• There are many ways to do most things, internship is about trying out everyone's styles and adapting them to make your own
    • Some rotations you may only feel like a slave, but it's just a couple of weeks of your life
    • Even if you dont feel confident, faking it (not obnoxious or overconfident) will do you a world of good because your clients, techs, and team will trust you, and ultimately eben if you dont know what you are doing, you have the resources to figure it out
    • Embrace your mistakes, and learn from those made by others
     
  6. Kpowell14

    Kpowell14 Mizzou c/o 2017 5+ Year Member

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    Ah, These are all really good tips!!!

    @Rwwilliams do you have any specific questions or heard any good tips lately?
     
  7. Kpowell14

    Kpowell14 Mizzou c/o 2017 5+ Year Member

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  8. orca2011

    orca2011 PennWe c/o 2016!!! 5+ Year Member

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    - I second the bringing as many meals/stashing snacks in your drawer. Especially anything you can quickly grab and shove in your mouth in between exams on a busy overnight. It will save you.
    - Second reading through Vin's "Getting through the Night." I haven't actually made it all the way through it, but it is super helpful. Has a bunch of useful drug dosages.
    - I have a clip board with common drug doses written on a sheet. I referenced it a lot initially, but so much of it is by memory now. I also had an old copy of Angel's Intern Manual that I had bound and kept in that clipboard. It was a nice quick reference for a lot of your typical emergencies and I still use it from time to time although I do have the 15-16 edition as well.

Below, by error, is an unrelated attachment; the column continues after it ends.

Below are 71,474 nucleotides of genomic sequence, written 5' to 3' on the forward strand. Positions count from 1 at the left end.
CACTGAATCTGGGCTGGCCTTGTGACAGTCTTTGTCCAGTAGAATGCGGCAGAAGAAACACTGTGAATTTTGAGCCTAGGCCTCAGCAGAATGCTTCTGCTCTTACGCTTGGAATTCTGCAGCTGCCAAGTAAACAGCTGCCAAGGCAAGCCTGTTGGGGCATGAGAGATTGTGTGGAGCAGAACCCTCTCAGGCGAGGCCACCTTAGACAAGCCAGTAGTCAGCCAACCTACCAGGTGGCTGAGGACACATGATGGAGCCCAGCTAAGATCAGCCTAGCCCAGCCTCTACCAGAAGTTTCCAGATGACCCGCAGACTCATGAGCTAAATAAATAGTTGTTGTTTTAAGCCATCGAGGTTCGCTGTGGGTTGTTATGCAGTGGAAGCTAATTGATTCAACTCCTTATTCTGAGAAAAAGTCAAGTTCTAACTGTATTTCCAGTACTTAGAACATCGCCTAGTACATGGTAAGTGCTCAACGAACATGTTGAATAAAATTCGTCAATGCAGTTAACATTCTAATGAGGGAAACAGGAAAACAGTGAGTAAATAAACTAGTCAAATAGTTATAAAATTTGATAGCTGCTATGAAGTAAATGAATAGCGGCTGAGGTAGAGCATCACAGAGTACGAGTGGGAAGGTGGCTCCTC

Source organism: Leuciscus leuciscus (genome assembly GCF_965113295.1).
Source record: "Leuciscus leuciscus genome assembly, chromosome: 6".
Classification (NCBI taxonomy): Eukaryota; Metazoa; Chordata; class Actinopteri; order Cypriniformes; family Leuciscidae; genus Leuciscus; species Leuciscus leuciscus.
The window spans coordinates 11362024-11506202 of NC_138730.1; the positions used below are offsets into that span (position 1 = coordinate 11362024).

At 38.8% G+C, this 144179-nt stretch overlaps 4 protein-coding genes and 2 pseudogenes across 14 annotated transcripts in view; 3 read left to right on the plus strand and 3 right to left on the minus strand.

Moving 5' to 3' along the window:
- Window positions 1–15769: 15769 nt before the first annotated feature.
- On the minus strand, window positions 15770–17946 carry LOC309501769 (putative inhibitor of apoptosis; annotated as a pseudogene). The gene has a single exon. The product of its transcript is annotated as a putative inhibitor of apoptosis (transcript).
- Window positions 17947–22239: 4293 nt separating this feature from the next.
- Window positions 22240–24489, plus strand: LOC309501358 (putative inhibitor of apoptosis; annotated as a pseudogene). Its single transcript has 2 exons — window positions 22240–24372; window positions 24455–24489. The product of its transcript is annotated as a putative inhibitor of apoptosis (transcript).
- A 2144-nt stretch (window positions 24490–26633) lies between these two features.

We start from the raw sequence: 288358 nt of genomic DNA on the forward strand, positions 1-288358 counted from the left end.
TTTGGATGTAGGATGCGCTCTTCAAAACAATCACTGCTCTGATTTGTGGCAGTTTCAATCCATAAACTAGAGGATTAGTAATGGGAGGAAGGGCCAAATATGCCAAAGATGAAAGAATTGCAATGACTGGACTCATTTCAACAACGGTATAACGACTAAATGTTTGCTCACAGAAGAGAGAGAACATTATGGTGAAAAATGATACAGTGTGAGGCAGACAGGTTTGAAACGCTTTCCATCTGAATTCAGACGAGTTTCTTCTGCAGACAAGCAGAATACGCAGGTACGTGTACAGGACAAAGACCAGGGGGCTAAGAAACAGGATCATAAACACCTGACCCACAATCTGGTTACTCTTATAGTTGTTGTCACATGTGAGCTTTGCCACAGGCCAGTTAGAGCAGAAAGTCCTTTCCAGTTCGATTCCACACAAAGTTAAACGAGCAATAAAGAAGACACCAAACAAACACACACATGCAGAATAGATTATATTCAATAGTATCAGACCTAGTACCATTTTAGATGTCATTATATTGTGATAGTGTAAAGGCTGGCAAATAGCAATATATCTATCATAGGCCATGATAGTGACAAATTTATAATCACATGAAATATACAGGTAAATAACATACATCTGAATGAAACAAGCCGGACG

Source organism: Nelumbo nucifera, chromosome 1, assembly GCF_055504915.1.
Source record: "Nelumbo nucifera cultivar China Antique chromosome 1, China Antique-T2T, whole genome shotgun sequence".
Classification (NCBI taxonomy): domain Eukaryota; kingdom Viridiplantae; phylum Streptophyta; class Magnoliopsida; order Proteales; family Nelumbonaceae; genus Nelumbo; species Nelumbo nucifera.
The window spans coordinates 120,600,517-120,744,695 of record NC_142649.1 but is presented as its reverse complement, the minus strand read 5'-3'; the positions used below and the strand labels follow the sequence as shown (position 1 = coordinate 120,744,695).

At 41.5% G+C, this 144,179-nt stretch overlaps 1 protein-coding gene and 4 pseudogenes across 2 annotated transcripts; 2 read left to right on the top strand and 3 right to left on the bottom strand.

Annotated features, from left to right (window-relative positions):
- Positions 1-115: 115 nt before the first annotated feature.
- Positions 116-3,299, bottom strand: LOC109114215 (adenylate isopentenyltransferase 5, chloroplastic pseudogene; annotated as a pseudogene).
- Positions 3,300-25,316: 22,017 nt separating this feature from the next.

- Agree of faking the confidence. It took me a while to get used to doing this but I think it's honestly what has helped me a lot in the second half of my internship or so. At first I was really struggling and now not so much.
    - If rounds are like they are here in the mornings, there will be a lot of " Monday morning quarterbacking" which can be annoying when coming off and overnight and you just want to get out of there and go to bed. Majority of the time, it's because of personal preferences and not necessarily anything you did wrong. You're goal is keep patients alive, and just remember that. If you do make a mistake, learn from it. It'll happen, just make sure you grow from it.
    - To keep track of my stuff to do, I made a word document with patient name, ID number and location, and boxes for SOAP, PE, owner update, plan, fax rdvm and discharge.
    - As for adjusting from days to overnights and vice versa, you just kind of do it. We often only get like 12 hours off after overnight (by the time you get home) and then you're on days for like the next 4 days afterwards. That first day shift is effing rough and you feel drunk most of the time, but you make it through it.
    - Make male/female versions of some really common ER cases you can just change the name for the discharges and get them out the door.


    And I think reading the consensus statements is a really great idea. I hadn't realized that they were all available until I got to my internship and I've been trying to make my way through them.
     
  9. Kpowell14

    Kpowell14 Mizzou c/o 2017 5+ Year Member